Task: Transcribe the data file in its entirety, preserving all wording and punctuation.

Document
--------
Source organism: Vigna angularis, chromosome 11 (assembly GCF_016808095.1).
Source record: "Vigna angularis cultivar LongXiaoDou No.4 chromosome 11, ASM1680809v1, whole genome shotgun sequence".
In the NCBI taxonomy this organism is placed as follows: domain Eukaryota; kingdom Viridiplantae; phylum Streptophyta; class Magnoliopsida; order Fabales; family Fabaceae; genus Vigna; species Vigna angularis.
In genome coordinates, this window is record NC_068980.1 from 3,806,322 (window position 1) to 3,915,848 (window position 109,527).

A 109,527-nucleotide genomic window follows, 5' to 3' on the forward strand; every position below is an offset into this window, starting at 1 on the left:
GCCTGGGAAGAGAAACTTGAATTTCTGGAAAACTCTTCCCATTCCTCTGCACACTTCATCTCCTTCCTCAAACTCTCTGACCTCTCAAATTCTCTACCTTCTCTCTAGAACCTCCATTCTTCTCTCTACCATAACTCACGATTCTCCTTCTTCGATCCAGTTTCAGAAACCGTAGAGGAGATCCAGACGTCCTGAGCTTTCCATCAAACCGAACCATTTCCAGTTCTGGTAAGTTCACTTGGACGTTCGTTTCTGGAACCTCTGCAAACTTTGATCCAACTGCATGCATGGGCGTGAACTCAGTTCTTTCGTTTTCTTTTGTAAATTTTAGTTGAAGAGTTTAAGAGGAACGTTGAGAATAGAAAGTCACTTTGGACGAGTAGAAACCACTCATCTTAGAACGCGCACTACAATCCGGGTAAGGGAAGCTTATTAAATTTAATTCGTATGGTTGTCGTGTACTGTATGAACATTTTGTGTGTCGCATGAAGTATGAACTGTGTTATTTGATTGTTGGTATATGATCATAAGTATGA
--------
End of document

Source organism: Vigna angularis, chromosome 11 (assembly GCF_016808095.1).
Source record: "Vigna angularis cultivar LongXiaoDou No.4 chromosome 11, ASM1680809v1, whole genome shotgun sequence".
In the NCBI taxonomy this organism is placed as follows: domain Eukaryota; kingdom Viridiplantae; phylum Streptophyta; class Magnoliopsida; order Fabales; family Fabaceae; genus Vigna; species Vigna angularis.
In genome coordinates, this window is record NC_068980.1 from 3,806,322 (window position 1) to 3,915,848 (window position 109,527).

A 109,527-nucleotide genomic window follows, 5' to 3' on the forward strand; every position below is an offset into this window, starting at 1 on the left:
GCCTGGGAAGAGAAACTTGAATTTCTGGAAAACTCTTCCCATTCCTCTGCACACTTCATCTCCTTCCTCAAACTCTCTGACCTCTCAAATTCTCTACCTTCTCTCTAGAACCTCCATTCTTCTCTCTACCATAACTCACGATTCTCCTTCTTCGATCCAGTTTCAGAAACCGTAGAGGAGATCCAGACGTCCTGAGCTTTCCATCAAACCGAACCATTTCCAGTTCTGGTAAGTTCACTTGGACGTTCGTTTCTGGAACCTCTGCAAACTTTGATCCAACTGCATGCATGGGCGTGAACTCAGTTCTTTCGTTTTCTTTTGTAAATTTTAGTTGAAGAGTTTAAGAGGAACGTTGAGAATAGAAAGTCACTTTGGACGAGTAGAAACCACTCATCTTAGAACGCGCACTACAATCCGGGTAAGGGAAGCTTATTAAATTTAATTCGTATGGTTGTCGTGTACTGTATGAACATTTTGTGTGTCGCATGAAGTATGAACTGTGTTATTTGATTGTTGGTATATGATCATAAGTATGA